Session Date and Time: Wednesday, May 31, 2023 from 3-5:00 PM EST Register here
Session 4: What Does Grantee Accountability Look Like in Trust-based Philanthropy?
There is a misperception that trust-based philanthropy’s shift away from project-specific grants and lengthy written reports will inherently diminish any sense of accountability from grant recipients. In reality, trust-based philanthropy focuses on creating conditions for mutual accountability between funders and nonprofits, which actually allows for a deeper sense of honesty and transparency than in a traditional context.
This session will explore some of the underlying questions and concerns around accountability in philanthropy, and will offer insights from funders who have benefited from embracing trust-based philanthropy with a lens of mutual accountability. Participants will gain strategies for cultivating a two-way street of accountability in an equitable, trust-based way.
Session Date and Time: Wednesday, June 14, 2023 from 3-5:00 PM EST Register here
Session 5: What Does Evaluation Look Like in a Trust-Based Context?
There is a misperception that trust-based philanthropy is at odds with rigorous impact evaluation because of its focus on relationships over project-specific metrics. Trust-based evaluation is indeed rigorous, but it differs from the sector standard in that it prioritizes a learning stance over a proving stance. This ultimately helps illuminate a more nuanced understanding of the barriers and catalyzers of social change, as well as useful information that can help grantmakers improve their strategies toward advancing impact.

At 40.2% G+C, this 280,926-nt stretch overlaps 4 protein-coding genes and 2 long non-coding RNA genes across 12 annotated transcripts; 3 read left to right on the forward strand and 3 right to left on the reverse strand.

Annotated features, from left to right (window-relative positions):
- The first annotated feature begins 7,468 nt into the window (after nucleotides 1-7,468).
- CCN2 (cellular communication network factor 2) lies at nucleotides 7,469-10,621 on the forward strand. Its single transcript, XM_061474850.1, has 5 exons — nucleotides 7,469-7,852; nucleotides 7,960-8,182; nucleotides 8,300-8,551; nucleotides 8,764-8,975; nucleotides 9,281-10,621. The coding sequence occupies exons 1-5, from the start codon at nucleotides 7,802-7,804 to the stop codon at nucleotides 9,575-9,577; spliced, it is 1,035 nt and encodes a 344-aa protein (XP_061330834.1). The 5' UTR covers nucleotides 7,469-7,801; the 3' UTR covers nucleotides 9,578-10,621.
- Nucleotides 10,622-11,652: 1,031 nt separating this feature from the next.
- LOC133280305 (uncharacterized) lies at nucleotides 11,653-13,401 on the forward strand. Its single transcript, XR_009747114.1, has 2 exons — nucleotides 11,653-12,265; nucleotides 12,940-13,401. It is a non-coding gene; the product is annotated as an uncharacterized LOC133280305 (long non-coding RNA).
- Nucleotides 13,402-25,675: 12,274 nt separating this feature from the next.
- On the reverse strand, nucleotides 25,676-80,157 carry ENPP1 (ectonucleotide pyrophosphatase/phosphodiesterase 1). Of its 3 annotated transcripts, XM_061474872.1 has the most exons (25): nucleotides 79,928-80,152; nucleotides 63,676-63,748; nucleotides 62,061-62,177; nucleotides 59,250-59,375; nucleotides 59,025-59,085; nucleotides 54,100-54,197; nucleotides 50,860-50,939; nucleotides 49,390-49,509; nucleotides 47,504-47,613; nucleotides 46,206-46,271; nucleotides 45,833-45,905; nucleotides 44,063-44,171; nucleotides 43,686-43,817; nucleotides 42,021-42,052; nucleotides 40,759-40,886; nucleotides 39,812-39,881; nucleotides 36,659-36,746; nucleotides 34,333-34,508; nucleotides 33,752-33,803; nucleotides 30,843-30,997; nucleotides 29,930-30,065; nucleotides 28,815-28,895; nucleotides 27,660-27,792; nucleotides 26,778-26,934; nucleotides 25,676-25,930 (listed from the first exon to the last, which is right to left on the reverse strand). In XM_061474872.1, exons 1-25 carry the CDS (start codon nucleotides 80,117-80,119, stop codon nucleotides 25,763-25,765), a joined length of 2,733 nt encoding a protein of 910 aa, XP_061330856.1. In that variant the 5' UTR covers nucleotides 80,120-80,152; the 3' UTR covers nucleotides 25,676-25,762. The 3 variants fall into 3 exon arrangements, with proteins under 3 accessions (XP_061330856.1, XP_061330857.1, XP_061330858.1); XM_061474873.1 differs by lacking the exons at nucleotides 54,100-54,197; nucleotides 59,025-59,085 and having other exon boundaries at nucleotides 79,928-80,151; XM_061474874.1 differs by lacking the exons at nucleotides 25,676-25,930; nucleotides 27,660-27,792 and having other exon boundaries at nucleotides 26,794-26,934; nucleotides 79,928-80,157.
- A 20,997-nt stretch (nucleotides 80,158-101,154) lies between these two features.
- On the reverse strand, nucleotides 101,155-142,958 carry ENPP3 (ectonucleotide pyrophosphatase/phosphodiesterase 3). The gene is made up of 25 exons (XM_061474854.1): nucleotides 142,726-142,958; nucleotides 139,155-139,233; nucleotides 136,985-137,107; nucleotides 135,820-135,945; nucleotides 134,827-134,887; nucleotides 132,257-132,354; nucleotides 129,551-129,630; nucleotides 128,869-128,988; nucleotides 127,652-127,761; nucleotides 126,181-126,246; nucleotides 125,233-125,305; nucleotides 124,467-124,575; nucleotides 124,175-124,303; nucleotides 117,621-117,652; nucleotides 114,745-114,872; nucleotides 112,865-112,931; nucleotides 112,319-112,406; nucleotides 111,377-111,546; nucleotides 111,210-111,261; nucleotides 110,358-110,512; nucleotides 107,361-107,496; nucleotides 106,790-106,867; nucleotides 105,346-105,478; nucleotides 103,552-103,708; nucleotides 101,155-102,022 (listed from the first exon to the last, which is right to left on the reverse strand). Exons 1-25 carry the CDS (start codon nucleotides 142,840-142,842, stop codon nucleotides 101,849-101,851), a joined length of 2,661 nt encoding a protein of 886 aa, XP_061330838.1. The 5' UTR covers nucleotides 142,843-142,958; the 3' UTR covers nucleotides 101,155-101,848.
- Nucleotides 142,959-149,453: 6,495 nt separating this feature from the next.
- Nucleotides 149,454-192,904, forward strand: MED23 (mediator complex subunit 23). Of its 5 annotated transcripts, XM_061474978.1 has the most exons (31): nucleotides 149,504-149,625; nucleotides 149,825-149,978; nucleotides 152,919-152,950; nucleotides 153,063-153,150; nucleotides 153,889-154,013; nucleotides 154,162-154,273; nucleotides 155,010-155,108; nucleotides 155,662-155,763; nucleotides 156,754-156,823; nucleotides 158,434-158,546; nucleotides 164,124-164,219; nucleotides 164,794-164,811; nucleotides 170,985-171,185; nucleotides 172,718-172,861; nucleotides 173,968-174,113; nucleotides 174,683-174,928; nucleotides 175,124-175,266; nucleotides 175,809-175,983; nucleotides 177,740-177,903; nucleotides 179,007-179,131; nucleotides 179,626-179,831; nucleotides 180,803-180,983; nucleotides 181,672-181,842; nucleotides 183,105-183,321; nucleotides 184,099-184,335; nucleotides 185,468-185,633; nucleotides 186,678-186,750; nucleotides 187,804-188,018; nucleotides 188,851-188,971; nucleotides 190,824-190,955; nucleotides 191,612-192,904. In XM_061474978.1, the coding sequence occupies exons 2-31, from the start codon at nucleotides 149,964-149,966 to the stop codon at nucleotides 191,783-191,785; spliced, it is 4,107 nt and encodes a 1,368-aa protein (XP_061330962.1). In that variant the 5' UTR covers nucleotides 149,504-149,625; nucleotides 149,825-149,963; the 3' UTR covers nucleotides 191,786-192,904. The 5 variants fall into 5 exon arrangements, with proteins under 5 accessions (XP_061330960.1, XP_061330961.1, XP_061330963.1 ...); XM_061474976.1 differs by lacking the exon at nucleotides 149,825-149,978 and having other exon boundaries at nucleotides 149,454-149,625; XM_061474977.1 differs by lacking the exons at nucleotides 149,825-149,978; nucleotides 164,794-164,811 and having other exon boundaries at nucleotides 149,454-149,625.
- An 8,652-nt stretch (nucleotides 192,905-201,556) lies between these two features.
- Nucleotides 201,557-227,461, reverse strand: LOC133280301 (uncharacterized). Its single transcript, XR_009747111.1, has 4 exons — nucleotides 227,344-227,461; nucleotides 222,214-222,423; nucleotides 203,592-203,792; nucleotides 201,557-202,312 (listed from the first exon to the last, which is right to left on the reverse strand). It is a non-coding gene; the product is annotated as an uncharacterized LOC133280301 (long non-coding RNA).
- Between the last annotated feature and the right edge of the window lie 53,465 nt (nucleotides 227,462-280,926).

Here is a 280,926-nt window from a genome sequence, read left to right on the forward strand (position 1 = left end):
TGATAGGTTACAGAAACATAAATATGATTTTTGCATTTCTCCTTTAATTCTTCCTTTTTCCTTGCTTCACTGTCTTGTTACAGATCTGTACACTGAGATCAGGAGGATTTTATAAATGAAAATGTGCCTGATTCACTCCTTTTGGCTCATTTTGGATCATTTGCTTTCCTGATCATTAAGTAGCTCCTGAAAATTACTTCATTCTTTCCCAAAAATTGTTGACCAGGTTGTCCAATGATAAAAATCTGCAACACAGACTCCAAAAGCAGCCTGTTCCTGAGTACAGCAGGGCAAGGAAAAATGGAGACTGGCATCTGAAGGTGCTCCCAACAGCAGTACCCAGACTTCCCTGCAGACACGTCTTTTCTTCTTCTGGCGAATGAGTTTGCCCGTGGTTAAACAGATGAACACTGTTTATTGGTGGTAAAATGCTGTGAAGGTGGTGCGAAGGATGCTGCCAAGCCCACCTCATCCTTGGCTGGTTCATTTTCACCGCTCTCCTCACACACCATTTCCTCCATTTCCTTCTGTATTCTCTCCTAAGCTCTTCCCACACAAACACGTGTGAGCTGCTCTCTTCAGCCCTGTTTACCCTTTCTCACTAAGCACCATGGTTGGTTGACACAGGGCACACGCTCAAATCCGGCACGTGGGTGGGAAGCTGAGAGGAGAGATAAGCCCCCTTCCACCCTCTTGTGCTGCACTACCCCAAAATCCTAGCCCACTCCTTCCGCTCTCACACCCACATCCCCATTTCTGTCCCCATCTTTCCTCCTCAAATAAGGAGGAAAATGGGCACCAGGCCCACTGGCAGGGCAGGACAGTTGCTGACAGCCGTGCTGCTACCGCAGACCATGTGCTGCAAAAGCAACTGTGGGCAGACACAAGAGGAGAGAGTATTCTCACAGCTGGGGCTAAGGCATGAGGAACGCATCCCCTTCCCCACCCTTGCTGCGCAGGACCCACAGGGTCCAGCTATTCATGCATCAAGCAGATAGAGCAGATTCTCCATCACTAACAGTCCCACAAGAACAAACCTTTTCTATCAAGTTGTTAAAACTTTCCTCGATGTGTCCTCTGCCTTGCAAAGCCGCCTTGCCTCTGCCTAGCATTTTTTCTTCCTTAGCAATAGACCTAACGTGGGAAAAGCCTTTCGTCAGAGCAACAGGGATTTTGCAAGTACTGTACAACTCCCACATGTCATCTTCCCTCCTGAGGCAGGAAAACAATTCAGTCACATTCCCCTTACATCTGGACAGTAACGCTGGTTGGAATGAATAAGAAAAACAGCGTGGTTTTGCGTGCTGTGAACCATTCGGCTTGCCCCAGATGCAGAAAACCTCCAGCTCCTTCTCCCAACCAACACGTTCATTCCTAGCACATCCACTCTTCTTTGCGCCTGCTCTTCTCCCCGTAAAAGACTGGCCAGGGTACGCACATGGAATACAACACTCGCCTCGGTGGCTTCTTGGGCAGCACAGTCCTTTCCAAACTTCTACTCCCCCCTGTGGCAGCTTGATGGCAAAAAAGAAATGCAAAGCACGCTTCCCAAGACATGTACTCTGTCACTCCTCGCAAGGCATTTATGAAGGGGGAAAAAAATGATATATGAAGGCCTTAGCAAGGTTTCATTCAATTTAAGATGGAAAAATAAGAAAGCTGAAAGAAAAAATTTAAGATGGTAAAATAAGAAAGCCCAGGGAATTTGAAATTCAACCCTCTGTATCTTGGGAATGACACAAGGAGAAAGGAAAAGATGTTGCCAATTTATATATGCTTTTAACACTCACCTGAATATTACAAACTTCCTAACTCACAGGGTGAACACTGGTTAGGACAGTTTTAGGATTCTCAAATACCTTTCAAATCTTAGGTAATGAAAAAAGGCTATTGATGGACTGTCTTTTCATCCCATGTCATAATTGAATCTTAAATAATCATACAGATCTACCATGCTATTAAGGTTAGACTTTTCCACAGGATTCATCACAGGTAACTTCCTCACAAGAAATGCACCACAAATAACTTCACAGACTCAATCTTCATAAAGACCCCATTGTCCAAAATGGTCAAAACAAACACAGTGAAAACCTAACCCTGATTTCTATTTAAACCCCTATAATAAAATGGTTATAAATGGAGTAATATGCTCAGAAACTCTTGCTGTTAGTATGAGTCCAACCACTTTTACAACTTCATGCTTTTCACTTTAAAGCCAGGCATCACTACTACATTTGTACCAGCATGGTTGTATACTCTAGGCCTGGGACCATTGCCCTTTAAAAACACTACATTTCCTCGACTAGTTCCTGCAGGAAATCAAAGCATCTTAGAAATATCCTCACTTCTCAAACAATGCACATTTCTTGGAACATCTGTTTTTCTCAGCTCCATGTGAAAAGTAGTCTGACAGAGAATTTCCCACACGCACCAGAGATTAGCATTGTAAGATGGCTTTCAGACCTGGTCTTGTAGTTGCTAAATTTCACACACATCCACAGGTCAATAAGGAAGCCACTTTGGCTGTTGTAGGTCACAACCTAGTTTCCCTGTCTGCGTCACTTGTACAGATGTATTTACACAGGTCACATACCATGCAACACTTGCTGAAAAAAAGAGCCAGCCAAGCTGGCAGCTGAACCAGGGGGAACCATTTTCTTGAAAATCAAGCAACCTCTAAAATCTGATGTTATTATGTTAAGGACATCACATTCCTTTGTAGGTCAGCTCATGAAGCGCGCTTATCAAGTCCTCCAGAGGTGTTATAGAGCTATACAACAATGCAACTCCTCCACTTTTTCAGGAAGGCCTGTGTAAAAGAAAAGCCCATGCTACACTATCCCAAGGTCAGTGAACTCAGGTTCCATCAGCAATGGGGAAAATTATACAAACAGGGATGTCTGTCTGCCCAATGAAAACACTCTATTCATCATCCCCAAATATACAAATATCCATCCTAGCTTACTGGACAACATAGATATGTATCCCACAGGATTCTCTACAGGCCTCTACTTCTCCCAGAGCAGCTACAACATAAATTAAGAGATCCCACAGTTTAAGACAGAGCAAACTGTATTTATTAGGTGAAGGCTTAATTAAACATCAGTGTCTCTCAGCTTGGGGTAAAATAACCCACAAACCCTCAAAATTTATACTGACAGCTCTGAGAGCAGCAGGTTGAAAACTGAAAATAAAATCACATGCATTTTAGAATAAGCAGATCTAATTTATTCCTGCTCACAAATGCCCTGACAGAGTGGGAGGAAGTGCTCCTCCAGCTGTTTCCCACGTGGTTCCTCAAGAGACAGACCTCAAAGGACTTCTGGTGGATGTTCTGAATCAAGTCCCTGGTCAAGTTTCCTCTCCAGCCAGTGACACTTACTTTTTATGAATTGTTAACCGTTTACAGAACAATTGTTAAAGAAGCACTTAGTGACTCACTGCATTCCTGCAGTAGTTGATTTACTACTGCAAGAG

In this session, we will unpack these important nuances and will highlight examples of how grantmakers are relying on rigor and continuous learning to understand impact. Participants can expect to gain a clear understanding of trust-based philanthropy’s three-pronged approach to learning and evaluation, as well as concrete tools they can use to implement in their own work.
Session date and time: Wednesday, July 12, 2023 from 3-5:00 PM EST. Register here
Session 6: What Does Trust-Based Philanthropy Have to Do With Racial Equity? Eastern Time Zone (map)
There are various misunderstandings when it comes to trust-based philanthropy’s interconnection with racial equity. Some critics claim that trust-based philanthropy perpetuates bias because it favors those who already have an “in” with funders. Other interpretations swing in the opposite direction, assuming that embracing trust-based practices is sufficient for advancing racial equity. At its core, trust-based philanthropy begins with understanding power – and acknowledging how race and ethnicity shape our lived experiences and our relationship to power, and therefore perceptions of who is deemed trustworthy and who is not. Therefore, trust-based philanthropy requires a racial equity lens – and can be an effective way to advance racial equity goals – but it is not necessarily a means to advancing racial equity in and of itself.
This session will explore the connection and distinction between the two, and why both should be prioritized for trust-based funders. Participants will gain a deeper knowledge on why and how to explicitly prioritize racial equity in your trust-based practices and values.
Session date and time: Wednesday, August 2, 2023 from 3-5:00 PM EST Register here